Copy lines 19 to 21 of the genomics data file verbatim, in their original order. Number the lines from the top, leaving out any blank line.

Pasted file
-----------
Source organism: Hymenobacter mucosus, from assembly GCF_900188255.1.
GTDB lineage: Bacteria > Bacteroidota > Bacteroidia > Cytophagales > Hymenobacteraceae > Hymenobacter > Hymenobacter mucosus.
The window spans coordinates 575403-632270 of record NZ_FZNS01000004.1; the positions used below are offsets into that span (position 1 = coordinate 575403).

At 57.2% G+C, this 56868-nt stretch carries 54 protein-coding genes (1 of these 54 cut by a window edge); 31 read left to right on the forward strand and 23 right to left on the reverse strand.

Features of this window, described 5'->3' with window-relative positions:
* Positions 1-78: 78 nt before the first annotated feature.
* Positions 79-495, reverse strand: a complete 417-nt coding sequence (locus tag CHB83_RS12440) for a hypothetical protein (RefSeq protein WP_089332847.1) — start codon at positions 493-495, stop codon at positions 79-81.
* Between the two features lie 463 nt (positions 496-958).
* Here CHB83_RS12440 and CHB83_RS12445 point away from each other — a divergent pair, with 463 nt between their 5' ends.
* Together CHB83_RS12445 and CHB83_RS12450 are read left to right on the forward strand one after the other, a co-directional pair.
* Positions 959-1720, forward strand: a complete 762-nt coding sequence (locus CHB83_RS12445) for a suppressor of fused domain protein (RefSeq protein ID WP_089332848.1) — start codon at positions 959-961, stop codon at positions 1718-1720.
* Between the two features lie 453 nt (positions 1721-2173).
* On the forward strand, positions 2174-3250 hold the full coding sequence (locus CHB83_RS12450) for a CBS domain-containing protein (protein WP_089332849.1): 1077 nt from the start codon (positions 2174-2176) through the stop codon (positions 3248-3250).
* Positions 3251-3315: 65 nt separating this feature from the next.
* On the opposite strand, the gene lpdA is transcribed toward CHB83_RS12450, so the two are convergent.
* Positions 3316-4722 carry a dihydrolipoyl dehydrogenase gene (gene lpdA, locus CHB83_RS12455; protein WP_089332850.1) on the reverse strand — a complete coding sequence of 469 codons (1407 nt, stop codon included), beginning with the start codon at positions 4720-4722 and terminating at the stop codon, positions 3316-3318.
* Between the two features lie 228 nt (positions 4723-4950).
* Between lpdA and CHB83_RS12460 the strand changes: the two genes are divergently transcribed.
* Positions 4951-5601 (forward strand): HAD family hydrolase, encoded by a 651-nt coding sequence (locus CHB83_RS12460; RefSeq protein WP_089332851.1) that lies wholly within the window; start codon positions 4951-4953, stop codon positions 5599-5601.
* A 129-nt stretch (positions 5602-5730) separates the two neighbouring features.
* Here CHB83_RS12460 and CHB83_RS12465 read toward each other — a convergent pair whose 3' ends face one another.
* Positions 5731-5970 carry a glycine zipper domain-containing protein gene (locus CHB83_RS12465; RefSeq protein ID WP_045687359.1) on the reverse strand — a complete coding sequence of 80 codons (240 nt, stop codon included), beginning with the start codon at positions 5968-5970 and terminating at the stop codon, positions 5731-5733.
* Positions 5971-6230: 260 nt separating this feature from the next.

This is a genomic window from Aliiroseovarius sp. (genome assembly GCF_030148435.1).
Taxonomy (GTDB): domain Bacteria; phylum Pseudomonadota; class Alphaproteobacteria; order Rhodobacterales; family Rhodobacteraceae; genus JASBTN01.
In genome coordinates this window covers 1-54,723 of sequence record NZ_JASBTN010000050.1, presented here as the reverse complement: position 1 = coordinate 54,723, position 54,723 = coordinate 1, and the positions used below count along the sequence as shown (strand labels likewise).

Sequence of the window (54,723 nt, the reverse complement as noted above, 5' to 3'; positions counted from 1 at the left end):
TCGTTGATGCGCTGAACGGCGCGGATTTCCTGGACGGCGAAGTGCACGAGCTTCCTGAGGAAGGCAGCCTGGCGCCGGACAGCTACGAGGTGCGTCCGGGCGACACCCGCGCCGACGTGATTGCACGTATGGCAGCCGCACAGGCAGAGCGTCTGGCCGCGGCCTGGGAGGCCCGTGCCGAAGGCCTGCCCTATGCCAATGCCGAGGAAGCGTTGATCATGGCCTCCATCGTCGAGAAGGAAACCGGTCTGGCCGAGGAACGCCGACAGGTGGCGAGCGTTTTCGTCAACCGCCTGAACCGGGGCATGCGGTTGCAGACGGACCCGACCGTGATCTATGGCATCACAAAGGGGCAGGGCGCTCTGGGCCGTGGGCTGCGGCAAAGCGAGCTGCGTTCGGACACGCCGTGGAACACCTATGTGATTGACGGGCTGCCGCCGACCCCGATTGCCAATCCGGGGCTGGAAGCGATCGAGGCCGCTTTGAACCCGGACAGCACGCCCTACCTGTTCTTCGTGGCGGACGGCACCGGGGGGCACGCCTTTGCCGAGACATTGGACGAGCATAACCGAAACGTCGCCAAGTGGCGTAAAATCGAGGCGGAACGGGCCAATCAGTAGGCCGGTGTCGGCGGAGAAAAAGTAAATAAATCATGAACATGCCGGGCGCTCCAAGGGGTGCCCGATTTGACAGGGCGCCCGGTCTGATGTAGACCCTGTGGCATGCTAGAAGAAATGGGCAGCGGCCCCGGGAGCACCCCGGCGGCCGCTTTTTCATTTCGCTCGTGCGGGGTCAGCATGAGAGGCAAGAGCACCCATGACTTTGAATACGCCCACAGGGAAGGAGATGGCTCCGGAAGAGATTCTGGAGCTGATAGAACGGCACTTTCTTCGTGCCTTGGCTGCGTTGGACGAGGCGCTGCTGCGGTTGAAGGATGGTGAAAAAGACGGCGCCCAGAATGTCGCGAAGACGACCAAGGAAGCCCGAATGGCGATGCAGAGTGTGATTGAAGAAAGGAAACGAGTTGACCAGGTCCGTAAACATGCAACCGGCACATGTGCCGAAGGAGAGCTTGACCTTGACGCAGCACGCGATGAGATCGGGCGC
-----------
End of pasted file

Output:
* Positions 4951-5601 (forward strand): HAD family hydrolase, encoded by a 651-nt coding sequence (locus CHB83_RS12460; RefSeq protein WP_089332851.1) that lies wholly within the window; start codon positions 4951-4953, stop codon positions 5599-5601.
* A 129-nt stretch (positions 5602-5730) separates the two neighbouring features.
* Here CHB83_RS12460 and CHB83_RS12465 read toward each other — a convergent pair whose 3' ends face one another.